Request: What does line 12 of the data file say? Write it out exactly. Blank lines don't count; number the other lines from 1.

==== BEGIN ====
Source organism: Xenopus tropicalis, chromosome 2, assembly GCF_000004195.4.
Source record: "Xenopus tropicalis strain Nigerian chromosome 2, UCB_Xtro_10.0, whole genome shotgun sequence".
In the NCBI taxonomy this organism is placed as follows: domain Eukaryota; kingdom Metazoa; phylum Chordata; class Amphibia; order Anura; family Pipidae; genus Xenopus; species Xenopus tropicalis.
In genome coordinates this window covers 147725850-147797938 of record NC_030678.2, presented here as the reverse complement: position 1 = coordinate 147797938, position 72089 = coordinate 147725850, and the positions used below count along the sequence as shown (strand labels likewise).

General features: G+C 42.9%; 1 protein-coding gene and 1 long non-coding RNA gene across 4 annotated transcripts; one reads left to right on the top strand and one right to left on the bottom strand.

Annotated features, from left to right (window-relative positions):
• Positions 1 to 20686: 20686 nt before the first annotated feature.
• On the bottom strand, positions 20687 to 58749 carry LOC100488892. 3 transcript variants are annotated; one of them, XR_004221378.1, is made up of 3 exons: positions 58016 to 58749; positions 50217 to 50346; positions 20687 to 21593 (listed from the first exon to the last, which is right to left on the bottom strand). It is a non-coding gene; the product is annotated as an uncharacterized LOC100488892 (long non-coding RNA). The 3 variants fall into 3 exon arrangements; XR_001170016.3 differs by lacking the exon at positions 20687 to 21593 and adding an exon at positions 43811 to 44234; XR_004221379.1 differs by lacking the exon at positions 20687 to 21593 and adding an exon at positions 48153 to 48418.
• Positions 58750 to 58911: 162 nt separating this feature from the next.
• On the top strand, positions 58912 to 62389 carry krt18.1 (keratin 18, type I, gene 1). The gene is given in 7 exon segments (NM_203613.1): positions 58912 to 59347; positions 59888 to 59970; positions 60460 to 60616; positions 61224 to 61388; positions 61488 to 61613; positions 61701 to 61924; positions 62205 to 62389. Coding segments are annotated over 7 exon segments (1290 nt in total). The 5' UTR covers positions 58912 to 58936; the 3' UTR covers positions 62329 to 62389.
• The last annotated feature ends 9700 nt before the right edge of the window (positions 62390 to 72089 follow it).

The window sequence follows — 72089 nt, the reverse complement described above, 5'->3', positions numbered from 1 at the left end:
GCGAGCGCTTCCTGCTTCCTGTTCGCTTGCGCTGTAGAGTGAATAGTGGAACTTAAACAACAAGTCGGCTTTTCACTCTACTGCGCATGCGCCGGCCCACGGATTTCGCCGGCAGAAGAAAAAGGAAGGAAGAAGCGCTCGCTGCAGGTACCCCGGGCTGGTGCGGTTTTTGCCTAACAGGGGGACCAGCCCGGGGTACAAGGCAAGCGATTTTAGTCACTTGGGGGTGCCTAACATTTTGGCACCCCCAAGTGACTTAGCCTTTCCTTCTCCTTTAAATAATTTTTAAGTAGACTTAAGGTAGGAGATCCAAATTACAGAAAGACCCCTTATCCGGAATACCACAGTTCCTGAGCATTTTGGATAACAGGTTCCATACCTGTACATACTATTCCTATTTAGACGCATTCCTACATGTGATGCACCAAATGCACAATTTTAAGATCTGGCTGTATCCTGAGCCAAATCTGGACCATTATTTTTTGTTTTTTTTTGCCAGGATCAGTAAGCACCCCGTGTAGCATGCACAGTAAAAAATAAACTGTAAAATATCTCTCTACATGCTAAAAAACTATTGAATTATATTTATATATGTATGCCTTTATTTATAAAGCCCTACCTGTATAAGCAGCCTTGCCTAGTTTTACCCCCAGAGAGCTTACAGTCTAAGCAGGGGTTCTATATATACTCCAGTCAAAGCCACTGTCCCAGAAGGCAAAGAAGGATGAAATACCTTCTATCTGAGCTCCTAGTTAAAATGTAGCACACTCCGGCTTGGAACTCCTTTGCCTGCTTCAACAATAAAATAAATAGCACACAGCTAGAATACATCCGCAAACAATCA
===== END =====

The window sequence follows — 72089 nt, the reverse complement described above, 5'->3', positions numbered from 1 at the left end: